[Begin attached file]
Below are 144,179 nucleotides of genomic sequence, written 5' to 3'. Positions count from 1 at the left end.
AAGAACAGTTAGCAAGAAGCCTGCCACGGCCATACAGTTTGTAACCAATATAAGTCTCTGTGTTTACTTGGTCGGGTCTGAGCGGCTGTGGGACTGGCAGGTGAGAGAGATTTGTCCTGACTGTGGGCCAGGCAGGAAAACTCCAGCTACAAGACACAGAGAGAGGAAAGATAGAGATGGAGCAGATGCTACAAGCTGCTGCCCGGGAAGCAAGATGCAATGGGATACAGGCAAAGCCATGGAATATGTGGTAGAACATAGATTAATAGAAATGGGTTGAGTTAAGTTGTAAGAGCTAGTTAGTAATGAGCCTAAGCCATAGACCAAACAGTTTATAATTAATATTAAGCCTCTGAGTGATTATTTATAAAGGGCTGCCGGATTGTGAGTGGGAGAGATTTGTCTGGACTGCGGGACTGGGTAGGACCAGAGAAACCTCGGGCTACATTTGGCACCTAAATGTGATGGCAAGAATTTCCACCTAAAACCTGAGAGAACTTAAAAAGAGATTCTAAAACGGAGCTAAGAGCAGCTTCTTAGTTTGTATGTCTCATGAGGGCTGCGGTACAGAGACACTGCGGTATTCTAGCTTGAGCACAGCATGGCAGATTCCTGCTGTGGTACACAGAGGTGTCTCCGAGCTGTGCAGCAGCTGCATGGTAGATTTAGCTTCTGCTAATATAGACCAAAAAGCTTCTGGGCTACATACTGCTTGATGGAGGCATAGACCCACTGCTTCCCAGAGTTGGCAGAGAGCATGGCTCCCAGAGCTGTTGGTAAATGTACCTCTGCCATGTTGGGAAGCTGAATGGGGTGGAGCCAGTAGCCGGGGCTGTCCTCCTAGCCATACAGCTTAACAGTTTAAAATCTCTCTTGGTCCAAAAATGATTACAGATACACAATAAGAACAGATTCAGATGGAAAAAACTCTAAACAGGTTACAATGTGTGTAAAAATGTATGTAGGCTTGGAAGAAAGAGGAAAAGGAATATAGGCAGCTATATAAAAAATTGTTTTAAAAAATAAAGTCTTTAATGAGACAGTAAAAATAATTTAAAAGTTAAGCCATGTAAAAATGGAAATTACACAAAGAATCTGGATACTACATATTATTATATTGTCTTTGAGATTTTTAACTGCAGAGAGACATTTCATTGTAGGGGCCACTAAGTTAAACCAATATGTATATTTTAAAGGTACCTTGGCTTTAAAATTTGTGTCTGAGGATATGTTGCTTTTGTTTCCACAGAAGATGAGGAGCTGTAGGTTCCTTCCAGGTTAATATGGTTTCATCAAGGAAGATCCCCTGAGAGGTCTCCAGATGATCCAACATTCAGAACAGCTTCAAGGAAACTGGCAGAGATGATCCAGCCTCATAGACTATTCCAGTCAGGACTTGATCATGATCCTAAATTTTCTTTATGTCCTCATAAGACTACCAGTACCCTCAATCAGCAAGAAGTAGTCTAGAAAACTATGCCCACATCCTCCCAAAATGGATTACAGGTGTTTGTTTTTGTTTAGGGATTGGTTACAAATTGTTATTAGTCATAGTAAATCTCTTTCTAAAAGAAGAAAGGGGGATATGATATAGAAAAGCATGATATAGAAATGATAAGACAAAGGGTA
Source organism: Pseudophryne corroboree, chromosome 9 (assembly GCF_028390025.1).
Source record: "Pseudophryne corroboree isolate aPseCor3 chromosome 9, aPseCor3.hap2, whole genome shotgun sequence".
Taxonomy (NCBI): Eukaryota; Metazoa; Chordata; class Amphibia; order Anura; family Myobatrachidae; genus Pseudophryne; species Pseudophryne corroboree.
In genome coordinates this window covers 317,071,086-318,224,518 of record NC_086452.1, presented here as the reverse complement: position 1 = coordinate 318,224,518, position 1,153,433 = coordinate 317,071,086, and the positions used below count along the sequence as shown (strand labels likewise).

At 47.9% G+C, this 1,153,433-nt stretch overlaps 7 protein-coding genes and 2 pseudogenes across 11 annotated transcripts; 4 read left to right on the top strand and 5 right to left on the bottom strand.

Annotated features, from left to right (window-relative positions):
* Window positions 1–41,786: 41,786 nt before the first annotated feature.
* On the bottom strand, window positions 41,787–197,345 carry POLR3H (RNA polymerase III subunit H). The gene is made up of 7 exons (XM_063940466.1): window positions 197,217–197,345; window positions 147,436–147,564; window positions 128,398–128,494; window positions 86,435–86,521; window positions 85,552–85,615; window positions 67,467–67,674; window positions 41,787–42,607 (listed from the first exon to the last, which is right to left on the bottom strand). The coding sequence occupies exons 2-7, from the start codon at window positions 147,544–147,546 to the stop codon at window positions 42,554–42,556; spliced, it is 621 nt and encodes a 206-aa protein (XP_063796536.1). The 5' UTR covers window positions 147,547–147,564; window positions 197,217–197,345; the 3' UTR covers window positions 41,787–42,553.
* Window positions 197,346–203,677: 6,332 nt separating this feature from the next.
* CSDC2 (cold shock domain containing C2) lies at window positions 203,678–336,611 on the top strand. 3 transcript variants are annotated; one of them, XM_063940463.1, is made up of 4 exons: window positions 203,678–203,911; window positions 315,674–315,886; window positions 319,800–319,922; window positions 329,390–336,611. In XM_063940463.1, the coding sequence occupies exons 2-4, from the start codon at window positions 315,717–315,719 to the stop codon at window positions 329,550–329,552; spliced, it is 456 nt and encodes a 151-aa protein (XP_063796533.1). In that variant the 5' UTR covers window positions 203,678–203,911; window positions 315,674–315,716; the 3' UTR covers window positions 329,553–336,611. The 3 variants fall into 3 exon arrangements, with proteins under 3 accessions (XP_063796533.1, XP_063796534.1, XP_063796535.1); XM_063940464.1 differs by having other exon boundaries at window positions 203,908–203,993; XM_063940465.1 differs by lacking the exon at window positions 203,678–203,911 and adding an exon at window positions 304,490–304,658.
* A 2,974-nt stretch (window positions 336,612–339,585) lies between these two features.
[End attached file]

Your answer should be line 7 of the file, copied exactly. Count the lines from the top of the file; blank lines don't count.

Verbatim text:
At 47.9% G+C, this 1,153,433-nt stretch overlaps 7 protein-coding genes and 2 pseudogenes across 11 annotated transcripts; 4 read left to right on the top strand and 5 right to left on the bottom strand.